IIRC Netscape 2 added Java, frames, plugins, several new elements and one or two other things I forget. Netscape 3 added JavaScript, a HUGE change which is basically what makes web apps possible in the first place. They also added cookies (or was that v2) and SSL at some point, which made online shopping possible. Netscape 4 added DHTML and lots more CSS support. Netscape Navigator evolved so fast that the term "internet time" was coined to describe it. Then IE came out and cut the funding for competing browsers to a big fat zero. That is when things started to stagnate.

          To claim that IE somehow re-energised the market is a gross misunderstanding ... and even if IE was better back then (and by v6 I'd say it was better) this doesn't change the fact that it wasn't built to be competitive. It was built to destroy the competition and then halt the progress of the web. That's just bad, no two ways about it.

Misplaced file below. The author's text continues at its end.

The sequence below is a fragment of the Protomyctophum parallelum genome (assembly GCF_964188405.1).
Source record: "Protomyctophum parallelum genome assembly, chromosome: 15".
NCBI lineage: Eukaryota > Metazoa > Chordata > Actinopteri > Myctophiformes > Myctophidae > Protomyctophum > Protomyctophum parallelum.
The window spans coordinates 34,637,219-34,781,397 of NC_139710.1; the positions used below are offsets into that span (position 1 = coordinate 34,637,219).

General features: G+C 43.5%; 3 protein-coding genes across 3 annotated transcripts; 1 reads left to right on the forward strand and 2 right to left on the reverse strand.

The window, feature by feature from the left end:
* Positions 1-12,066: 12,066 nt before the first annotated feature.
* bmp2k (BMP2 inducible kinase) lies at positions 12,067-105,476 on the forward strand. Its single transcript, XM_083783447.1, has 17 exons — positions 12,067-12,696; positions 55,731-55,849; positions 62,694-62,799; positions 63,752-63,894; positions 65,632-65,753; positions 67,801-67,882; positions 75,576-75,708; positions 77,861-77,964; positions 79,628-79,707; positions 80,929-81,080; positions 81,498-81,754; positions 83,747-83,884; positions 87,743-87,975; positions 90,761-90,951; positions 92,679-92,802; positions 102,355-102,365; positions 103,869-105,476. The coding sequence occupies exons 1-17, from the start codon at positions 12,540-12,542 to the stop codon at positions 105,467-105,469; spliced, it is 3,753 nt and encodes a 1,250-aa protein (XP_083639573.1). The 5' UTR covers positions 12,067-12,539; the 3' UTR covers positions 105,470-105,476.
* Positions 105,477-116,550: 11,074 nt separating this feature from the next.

• Then IE came out and cut the funding for competing browsers to a big fat zero. That is when things started to stagnate.

            Your timeline is *way* off. IE 1 was released in late 1995. By late 1996 IE 3 was a sound competitor to Navigator 3. In early 1997 the IE4 betas started to appear and were considered by pretty much everyone to be noticably superior to Navigator 4.x (to take from your examples, IE4 had the first (and better) implementations of DHTML and CSS). Then Netscape finally released the bloated,

    • They talk about ethical behavior all the time...

      That is the entire point right there. You don't talk about ethics. You have them and live by them. Talk is cheap.

      I am also pretty sure that you could go to any evil company and find nice departments with nice people. You don't think everyone at Enron and Worldcom signed a contract with their own blood?

      MS is evil from the top down. Not evil as in slave owner evil. I don't for a moment think Bill Gates would whip someone. Ballmer yes.

      MS is evil as in not vot